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San Diego Joins Zero: 2016, National Program To End Homelessness

Associated Press
Homeless veteran Jerome Belton poses for a portrait at a homeless shelter in San Diego, Sept. 19, 2012. A former Marine, Belton now lives on the streets in San Diego.

San Diego was one of 68 cities named Tuesday to participate in a national program aimed at eliminating homelessness among military veterans and others who are chronically living on the streets.

The Zero: 2016 program was established and funded by the New York-based nonprofit Community Solutions, which announced in June that it had helped communities provide housing for 105,000 people over a four-year period.

For 15 years, Schnell's other reality has been among the city's homeless. He's the leader of the Police Department's Homeless Outreach Team, or HOT, a specific set of officers who work with the city's homeless population.
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Zero: 2016 will work with a local organization, 25 Cities San Diego, which has developed a system to coordinate how the homeless are assessed and placed into housing.

Michael McConnell, a longtime San Diego business owner who's deeply involved in homelessness, works as the team leader for 25 Cities San Diego.

"25 Cities San Diego is building the system that will bring our community much closer to eradicating veteran and chronic homelessness," McConnell said. "The multiple private and public organizations that are leading this systems design work locally will continue to work together in alignment with the new campaign to accelerate and eventually meet the goal of eliminating homelessness."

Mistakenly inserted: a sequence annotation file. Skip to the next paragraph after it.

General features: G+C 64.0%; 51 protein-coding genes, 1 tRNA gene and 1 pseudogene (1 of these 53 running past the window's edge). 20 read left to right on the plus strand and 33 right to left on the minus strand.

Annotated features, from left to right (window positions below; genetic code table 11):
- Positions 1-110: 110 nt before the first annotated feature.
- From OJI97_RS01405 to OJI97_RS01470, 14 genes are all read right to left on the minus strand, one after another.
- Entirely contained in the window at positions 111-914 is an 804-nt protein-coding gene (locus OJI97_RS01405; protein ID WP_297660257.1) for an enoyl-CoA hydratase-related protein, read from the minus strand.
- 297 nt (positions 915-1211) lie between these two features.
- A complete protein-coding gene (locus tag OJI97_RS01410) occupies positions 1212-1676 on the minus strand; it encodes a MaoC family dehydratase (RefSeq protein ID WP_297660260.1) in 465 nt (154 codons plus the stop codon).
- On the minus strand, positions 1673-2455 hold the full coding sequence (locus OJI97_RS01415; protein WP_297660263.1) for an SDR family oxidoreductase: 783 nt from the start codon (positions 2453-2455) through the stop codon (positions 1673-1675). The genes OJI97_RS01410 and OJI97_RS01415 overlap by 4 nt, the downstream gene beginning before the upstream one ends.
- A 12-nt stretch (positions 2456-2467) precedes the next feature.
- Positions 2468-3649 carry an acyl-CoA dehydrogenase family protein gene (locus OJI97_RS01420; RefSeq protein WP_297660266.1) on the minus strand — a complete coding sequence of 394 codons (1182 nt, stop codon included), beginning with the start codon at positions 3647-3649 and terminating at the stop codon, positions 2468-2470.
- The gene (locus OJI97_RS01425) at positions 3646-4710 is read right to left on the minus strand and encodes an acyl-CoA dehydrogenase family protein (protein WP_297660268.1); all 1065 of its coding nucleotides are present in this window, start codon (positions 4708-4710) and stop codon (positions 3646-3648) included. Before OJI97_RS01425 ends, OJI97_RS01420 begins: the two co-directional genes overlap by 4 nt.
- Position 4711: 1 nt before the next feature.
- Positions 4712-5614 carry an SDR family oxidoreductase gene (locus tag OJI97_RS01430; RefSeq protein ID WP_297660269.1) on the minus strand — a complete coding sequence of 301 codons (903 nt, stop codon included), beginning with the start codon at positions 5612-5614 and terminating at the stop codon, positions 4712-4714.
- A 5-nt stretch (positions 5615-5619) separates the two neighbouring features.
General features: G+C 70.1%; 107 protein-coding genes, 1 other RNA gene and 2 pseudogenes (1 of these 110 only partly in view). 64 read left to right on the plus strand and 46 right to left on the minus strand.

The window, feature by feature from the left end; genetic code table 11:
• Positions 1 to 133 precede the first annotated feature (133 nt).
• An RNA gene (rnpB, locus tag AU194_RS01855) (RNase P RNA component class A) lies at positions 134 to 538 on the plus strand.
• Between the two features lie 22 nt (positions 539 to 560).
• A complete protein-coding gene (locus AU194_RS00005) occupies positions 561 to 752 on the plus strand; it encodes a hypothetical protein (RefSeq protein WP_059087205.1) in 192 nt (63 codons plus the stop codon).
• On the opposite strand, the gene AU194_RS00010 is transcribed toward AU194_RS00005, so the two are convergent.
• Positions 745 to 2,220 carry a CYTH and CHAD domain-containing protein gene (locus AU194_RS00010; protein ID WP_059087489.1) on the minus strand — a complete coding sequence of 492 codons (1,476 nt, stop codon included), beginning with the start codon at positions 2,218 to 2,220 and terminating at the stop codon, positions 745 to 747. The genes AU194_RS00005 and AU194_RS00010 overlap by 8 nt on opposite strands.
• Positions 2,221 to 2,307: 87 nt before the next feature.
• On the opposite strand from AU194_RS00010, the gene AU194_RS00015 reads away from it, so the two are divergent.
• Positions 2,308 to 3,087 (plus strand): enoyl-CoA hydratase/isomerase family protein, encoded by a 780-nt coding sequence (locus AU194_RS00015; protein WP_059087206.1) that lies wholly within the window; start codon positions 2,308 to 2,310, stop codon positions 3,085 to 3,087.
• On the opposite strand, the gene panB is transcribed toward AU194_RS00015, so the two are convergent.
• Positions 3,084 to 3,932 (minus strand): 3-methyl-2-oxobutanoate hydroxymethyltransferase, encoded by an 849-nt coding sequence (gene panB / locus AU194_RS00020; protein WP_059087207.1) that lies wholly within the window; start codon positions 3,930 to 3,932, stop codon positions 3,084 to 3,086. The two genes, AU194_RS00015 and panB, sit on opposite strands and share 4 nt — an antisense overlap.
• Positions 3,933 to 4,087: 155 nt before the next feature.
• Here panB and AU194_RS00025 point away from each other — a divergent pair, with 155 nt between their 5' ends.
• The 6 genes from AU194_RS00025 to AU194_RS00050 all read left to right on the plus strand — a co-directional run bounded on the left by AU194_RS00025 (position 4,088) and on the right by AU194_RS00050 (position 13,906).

"The additional resources provided through Zero: 2016 will serve to further the work we've started," he said.

McConnell said by joining Zero: 2016, 25 Cities will be able to create more impact.

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"Really energizing the community, mobilizing the resources, coordinating the resources, coordinating all the efforts together around the goal of ending homelessness," he said. "And actually identifying what it takes to do that, so then you can identify what the resources are that are needed to get to zero."

No funding comes from Zero 2016, but the program does bring opportunities for San Diego to teach and learn from other cities, McConnell said.

On Wednesday, San Diego Mayor Kevin Faulconer, City Council President Todd Gloria and the San Diego Housing Commission plan to announce a three-year Homeless Action Plan. The goal of the plan is to get 1,500 people off the streets and into housing where they will also receive supportive services.

Their news conference is scheduled to take place in front of the Hotel Churchill, a seven-story structure that's being renovated to provide 72 low- cost housing for veterans. The $17 million project is expected to be completed in February 2016.

The building at 827 C St. has been closed for about nine years.